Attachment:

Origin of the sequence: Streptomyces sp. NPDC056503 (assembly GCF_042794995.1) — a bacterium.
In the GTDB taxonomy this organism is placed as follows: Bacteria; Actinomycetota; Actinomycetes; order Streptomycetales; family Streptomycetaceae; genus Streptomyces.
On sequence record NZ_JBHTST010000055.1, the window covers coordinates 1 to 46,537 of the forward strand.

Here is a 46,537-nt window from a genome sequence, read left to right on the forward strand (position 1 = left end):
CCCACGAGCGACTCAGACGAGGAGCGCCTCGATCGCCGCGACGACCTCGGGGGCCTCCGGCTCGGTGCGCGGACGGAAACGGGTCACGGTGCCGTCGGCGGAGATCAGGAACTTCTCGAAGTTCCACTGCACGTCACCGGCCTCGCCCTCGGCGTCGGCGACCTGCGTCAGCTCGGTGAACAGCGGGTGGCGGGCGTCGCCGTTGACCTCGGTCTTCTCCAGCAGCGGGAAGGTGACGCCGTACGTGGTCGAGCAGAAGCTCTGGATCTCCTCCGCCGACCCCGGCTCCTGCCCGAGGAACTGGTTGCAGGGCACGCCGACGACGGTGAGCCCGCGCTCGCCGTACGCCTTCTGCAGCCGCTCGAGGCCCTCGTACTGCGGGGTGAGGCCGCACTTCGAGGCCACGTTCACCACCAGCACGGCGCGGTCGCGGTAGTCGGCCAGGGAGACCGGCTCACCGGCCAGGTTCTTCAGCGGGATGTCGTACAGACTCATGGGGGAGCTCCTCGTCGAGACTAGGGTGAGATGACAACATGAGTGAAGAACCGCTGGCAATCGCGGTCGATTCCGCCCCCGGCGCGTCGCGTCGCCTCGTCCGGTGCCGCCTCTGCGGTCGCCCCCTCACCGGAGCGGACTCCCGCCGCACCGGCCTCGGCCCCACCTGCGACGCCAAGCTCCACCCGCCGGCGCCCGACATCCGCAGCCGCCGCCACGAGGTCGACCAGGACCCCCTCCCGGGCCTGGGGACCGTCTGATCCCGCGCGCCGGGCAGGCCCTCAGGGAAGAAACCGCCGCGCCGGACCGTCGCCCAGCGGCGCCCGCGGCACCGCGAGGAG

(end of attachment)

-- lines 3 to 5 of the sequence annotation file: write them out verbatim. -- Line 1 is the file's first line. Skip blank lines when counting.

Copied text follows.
On sequence record NZ_JBHTST010000055.1, the window covers coordinates 1 to 46,537 of the forward strand.

Here is a 46,537-nt window from a genome sequence, read left to right on the forward strand (position 1 = left end):
CCCACGAGCGACTCAGACGAGGAGCGCCTCGATCGCCGCGACGACCTCGGGGGCCTCCGGCTCGGTGCGCGGACGGAAACGGGTCACGGTGCCGTCGGCGGAGATCAGGAACTTCTCGAAGTTCCACTGCACGTCACCGGCCTCGCCCTCGGCGTCGGCGACCTGCGTCAGCTCGGTGAACAGCGGGTGGCGGGCGTCGCCGTTGACCTCGGTCTTCTCCAGCAGCGGGAAGGTGACGCCGTACGTGGTCGAGCAGAAGCTCTGGATCTCCTCCGCCGACCCCGGCTCCTGCCCGAGGAACTGGTTGCAGGGCACGCCGACGACGGTGAGCCCGCGCTCGCCGTACGCCTTCTGCAGCCGCTCGAGGCCCTCGTACTGCGGGGTGAGGCCGCACTTCGAGGCCACGTTCACCACCAGCACGGCGCGGTCGCGGTAGTCGGCCAGGGAGACCGGCTCACCGGCCAGGTTCTTCAGCGGGATGTCGTACAGACTCATGGGGGAGCTCCTCGTCGAGACTAGGGTGAGATGACAACATGAGTGAAGAACCGCTGGCAATCGCGGTCGATTCCGCCCCCGGCGCGTCGCGTCGCCTCGTCCGGTGCCGCCTCTGCGGTCGCCCCCTCACCGGAGCGGACTCCCGCCGCACCGGCCTCGGCCCCACCTGCGACGCCAAGCTCCACCCGCCGGCGCCCGACATCCGCAGCCGCCGCCACGAGGTCGACCAGGACCCCCTCCCGGGCCTGGGGACCGTCTGATCCCGCGCGCCGGGCAGGCCCTCAGGGAAGAAACCGCCGCGCCGGACCGTCGCCCAGCGGCGCCCGCGGCACCGCGAGGAG